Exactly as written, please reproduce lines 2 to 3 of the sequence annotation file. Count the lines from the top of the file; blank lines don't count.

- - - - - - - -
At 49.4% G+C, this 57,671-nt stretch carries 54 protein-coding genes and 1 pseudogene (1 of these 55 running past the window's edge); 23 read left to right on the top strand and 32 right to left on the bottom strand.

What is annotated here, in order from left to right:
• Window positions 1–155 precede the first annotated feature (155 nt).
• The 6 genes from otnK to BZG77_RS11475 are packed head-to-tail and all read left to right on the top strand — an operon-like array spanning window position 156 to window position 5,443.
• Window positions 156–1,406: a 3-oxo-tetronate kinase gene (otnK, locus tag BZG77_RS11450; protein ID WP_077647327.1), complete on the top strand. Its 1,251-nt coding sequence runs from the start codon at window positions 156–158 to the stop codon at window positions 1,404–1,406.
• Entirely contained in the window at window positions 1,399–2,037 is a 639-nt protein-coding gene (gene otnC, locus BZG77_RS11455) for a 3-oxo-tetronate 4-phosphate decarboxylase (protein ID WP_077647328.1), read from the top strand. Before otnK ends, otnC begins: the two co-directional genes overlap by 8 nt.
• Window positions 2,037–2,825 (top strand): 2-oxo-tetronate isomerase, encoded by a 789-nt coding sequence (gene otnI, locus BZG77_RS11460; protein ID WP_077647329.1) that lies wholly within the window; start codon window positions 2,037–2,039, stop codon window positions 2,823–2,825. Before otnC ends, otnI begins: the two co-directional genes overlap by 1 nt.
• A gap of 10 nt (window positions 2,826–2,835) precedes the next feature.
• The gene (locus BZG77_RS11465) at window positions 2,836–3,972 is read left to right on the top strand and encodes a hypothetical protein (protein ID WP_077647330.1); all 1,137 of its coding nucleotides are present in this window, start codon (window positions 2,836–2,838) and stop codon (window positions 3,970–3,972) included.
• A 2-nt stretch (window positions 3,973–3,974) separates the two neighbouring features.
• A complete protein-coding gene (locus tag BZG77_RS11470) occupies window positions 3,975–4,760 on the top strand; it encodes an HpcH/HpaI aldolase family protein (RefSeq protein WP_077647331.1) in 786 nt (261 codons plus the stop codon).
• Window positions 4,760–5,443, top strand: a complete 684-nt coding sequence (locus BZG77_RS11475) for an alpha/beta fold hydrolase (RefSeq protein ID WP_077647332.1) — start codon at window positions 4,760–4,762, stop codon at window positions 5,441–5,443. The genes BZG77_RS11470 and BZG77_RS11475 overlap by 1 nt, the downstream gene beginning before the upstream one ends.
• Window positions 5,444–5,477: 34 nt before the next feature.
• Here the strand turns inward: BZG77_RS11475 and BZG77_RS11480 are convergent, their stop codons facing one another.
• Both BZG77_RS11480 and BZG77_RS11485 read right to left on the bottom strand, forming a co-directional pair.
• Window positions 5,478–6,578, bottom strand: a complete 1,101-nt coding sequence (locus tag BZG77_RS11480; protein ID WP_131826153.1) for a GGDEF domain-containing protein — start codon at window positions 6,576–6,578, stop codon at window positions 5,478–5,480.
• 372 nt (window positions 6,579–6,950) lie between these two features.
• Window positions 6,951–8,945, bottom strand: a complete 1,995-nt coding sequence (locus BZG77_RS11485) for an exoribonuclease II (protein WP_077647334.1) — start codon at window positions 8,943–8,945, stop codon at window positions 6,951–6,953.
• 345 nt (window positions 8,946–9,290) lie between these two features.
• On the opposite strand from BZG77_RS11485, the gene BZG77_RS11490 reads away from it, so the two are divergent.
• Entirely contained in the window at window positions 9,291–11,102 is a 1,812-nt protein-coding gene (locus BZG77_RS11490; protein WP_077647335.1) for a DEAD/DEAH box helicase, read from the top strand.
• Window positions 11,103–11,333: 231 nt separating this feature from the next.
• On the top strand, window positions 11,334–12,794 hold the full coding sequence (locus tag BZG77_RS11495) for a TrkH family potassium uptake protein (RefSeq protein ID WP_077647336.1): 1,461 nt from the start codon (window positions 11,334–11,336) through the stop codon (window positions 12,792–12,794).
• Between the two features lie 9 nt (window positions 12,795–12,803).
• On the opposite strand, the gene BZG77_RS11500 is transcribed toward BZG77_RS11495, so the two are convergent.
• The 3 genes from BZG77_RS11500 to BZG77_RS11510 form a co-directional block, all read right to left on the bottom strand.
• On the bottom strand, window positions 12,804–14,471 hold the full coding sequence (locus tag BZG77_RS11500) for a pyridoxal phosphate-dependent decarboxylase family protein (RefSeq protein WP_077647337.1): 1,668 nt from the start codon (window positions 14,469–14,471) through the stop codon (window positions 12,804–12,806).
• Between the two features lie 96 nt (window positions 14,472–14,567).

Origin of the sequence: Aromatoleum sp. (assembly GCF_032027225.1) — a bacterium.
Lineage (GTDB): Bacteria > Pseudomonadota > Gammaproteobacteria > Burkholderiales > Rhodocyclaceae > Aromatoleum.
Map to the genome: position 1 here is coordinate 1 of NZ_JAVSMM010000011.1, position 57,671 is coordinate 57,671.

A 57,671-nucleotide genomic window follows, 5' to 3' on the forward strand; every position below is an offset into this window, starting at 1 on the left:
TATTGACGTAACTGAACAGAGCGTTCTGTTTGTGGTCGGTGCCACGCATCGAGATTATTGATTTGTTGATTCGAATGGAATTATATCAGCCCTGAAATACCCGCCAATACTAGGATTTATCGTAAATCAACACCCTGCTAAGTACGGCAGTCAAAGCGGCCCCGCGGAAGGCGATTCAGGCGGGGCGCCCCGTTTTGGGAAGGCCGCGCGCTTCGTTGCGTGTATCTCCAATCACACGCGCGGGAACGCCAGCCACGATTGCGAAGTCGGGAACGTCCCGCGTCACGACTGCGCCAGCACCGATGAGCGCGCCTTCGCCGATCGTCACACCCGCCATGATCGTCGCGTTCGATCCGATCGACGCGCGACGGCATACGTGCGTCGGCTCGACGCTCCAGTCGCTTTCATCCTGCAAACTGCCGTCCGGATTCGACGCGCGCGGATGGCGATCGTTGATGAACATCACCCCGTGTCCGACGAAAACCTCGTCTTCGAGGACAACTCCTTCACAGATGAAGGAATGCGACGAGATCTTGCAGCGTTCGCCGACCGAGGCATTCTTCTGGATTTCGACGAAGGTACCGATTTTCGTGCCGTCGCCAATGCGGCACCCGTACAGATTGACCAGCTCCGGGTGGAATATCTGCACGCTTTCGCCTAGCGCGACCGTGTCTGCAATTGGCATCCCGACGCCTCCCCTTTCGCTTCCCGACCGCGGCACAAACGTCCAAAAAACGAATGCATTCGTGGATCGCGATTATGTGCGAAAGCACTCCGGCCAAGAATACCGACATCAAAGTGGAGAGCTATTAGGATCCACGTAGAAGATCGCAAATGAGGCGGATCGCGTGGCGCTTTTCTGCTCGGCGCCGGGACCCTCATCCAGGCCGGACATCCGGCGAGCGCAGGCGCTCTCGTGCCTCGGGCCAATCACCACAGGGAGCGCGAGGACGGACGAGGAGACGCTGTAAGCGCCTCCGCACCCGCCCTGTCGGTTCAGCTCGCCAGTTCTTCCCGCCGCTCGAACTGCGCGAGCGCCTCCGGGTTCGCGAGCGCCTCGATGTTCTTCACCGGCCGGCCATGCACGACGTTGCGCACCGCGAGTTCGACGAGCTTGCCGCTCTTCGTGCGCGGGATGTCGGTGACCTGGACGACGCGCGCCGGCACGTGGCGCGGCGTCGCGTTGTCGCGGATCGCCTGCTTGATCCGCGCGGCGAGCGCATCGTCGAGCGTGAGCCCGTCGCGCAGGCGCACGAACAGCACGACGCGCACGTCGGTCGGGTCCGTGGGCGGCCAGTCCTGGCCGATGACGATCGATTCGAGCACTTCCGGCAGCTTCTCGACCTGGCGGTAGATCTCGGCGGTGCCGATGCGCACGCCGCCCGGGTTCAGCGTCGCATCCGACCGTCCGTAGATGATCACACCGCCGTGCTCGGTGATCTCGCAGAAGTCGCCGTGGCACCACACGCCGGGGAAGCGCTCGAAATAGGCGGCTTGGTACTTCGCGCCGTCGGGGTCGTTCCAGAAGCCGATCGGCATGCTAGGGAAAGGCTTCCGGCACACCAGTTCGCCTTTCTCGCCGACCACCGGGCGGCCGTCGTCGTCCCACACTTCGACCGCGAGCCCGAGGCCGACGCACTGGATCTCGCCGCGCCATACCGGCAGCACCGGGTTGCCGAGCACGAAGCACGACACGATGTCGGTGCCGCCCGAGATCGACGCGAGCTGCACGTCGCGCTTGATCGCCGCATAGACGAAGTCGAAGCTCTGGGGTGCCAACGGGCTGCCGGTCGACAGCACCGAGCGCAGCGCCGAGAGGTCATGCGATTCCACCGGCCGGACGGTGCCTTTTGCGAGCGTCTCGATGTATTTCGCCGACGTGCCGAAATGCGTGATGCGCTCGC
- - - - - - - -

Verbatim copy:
What is annotated here, in order from left to right:
• Window positions 1–155 precede the first annotated feature (155 nt).